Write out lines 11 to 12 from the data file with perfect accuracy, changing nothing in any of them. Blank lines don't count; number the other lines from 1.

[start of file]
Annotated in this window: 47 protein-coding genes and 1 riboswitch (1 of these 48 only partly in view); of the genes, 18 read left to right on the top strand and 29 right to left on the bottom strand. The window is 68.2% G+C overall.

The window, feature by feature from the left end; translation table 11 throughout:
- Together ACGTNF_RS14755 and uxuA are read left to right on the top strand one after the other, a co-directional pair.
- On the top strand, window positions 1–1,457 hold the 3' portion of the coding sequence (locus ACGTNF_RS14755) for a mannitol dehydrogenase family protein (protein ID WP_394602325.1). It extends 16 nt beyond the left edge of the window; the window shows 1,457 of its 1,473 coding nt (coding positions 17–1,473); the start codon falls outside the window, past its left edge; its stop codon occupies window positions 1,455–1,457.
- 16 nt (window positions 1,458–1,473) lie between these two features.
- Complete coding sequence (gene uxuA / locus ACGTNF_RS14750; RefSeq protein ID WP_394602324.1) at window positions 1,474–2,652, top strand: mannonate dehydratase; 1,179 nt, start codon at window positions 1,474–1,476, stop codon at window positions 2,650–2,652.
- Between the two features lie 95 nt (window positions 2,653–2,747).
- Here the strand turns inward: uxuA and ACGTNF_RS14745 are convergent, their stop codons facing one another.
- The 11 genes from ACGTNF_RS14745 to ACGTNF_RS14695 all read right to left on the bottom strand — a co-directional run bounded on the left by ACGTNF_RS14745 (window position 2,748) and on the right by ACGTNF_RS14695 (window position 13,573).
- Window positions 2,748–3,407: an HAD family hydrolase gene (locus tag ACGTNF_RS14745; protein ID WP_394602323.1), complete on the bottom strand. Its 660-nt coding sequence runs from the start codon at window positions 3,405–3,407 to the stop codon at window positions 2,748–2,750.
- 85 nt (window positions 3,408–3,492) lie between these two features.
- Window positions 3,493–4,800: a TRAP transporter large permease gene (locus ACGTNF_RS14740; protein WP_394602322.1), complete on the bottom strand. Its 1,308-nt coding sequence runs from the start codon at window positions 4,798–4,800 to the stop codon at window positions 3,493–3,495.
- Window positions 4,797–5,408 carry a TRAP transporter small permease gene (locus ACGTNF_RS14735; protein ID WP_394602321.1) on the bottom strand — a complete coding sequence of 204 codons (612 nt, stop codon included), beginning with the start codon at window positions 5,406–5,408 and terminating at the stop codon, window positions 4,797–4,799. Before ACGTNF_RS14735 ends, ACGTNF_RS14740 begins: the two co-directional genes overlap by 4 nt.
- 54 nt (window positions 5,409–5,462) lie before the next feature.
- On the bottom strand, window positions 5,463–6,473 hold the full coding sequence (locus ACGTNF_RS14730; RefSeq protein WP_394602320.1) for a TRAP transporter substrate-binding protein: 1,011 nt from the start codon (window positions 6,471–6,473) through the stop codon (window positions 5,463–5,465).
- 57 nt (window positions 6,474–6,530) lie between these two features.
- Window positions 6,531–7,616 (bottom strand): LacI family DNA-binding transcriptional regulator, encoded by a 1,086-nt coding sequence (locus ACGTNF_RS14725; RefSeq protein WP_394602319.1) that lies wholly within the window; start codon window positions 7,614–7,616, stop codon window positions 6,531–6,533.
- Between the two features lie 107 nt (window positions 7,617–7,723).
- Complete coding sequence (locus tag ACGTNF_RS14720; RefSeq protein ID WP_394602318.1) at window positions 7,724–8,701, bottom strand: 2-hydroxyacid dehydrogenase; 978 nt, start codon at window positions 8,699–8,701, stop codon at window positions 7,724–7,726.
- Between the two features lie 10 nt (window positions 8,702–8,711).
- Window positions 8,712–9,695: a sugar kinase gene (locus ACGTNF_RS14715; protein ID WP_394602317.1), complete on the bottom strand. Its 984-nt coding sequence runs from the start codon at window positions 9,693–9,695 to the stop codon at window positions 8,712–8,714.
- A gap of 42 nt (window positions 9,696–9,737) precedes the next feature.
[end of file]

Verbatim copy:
- 85 nt (window positions 3,408–3,492) lie between these two features.
- Window positions 3,493–4,800: a TRAP transporter large permease gene (locus ACGTNF_RS14740; protein WP_394602322.1), complete on the bottom strand. Its 1,308-nt coding sequence runs from the start codon at window positions 4,798–4,800 to the stop codon at window positions 3,493–3,495.